There I was---hand washing my clothes in a bucket in the front yard—when a friend of mine pulled in the driveway. She’d been raised in the inner city of Detroit and still carried a big ole' ugly chip on her shoulder about that. She took one look at me and quipped: “One woman’s voluntary simplicity is another woman’s poverty.” I thought about it for a minute and replied, “I dunno, they’re both just ‘washing clothes’, aren’t they?” And, there you have it: utopia.
So, what I am trying to say here is that any concept of utopia as a literal space in time is pretty far-fetched. It assumes permanence—which is the very enemy of sustainability. Don’t get me wrong, many of my philosophical predecessors tried it: Plato banged out the Republic, Thomas Campanella grabbed the ball with City of the Sun, and, of course, there was Thomas More's classic Utopia. Most of them didn’t get much further than the paper they were written on. They had nice visions—great worldviews—but the pesky human ego always got in the way of any of them being implemented.
So, we’re back to scrubbing clothes in the front yard. If it’s either ‘voluntary simplicity’ (virtue) or ‘poverty’ (vice), then we’re stuck in the one-dimensional Flatland of duality—which is the playing field for the ego. Utopia isn’t going to happen here. If, on the other hand, it’s just ‘washing clothes’, plain and simple, there’s a chance to create utopia. I guess what I’m saying is that utopia is a state of mind, not a spatial structure.
If something is allowed to be just ‘what it is’—nothing more, nothing less—without all of our judgments and opinions, we can begin to see the incredible beauty of the Moment. Clarity ensues. Gratitude develops. When we are clear and grateful, our hearts open. When our hearts open, we can step, quite naturally, into the kinds of practices that utopias require: gift culture, resource sharing, care for the earth and all sentient beings, and doing less harm. This is the stuff of Transition or The Shift.
So, utopias begin with the understanding that we each have the power of choice—that we can choose to create Good Lives. We are not victims of our circumstances. Circumstances are simply circumstances. As long as we can choose, we are free to navigate circumstances skillfully. But, this means that we have to get rid of a lot of old baggage—noise in our heads. It’s about letting go of old, limiting belief structures; our comfortable neuroses; self-defeating habits and patterns; enculturation, conditioning and childhood wounds. None of them serve us in utopia. Utopia is about This Moment, Right Here, Right Now in full awareness. What is happening—not what we think is happening. We have to take off our narcissistic glasses and see simply—just what’s there without our ideas about it. With that level of clarity, we can make sustainable, informed, other-inclusive choices that fuel utopian Good Lives. This is one of the beautiful things about Vermonters. They get this way more than your run-of-the-mill American.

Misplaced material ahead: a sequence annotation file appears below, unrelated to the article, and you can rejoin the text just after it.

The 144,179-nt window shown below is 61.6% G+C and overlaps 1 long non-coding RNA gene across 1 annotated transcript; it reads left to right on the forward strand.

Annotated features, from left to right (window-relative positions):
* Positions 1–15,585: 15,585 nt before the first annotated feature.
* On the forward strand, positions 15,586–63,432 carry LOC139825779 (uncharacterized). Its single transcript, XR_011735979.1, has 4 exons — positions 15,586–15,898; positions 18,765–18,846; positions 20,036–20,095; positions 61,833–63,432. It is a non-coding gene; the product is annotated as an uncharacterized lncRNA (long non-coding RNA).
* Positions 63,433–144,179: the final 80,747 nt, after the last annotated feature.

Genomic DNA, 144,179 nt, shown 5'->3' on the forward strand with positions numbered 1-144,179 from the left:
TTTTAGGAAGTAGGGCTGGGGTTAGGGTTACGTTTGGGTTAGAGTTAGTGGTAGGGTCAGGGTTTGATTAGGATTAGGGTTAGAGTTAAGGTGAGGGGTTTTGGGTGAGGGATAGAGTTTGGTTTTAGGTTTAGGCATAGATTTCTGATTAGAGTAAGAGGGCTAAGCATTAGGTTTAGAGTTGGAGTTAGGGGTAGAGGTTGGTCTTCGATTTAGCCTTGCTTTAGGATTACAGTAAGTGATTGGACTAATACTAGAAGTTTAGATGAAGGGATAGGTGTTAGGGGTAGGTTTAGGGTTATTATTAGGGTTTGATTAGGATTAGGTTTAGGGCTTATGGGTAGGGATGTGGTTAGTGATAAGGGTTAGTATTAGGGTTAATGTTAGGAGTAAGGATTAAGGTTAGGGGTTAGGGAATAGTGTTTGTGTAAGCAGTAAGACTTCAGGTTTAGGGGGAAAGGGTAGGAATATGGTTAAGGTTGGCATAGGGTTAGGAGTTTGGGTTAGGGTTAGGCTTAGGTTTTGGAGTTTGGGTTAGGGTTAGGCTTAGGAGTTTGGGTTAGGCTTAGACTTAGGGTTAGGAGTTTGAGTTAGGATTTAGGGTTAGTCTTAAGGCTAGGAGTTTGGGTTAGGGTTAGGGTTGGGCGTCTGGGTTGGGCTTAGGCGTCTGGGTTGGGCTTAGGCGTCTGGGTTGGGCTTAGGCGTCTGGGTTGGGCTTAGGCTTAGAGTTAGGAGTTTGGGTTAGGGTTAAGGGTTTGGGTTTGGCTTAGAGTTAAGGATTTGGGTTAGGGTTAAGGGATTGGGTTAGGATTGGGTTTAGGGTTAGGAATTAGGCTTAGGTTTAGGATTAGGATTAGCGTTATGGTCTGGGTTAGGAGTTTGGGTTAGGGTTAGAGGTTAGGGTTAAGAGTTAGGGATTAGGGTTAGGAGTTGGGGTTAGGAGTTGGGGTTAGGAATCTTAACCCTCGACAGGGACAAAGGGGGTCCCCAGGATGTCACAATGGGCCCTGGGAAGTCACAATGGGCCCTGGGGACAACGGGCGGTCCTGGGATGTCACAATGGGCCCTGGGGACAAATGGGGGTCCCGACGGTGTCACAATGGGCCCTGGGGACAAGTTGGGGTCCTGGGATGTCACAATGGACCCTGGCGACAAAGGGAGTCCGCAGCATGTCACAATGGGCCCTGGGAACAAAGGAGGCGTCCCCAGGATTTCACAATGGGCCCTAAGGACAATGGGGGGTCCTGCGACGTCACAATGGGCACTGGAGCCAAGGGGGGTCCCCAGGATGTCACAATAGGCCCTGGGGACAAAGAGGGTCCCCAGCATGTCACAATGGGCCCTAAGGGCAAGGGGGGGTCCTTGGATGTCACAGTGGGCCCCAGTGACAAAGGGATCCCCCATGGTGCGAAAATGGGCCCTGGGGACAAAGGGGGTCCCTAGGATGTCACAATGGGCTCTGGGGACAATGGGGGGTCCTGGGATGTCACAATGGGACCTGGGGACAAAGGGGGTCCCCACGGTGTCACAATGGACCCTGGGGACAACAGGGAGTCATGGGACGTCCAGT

They know that it's not about just doing something out there. Sure, we can (and should!) get involved in our communities and offer our gifts and expertise. And, right now, post-Irene, we damned had better! But, the real work is done in here—inside of ourselves. As we engage in introspection, depth work and process, the gifts that we offer out there will spring from authenticity and not from ego. When we grab our shovels and head out to dig mud out of the first floor of the local high school, we won’t spawn divisive conflict, drama, exploitation or greed. Our outer deeds will be nestled into a context of consensus, mediation, harmony, and generosity. Utopia is only a breath away! Breathe. Grab a shovel.
Sherry L. Ackerman, Ph.D. is the author of The Good Life: How to Create a Sustainable and Fulfilling Lifestyle. The book springs off from her 22 years of living on a back-to-the-earth commune in Central Vermont and offers practical ideas for not only surviving--but flourishing--in today's collapsing Empire.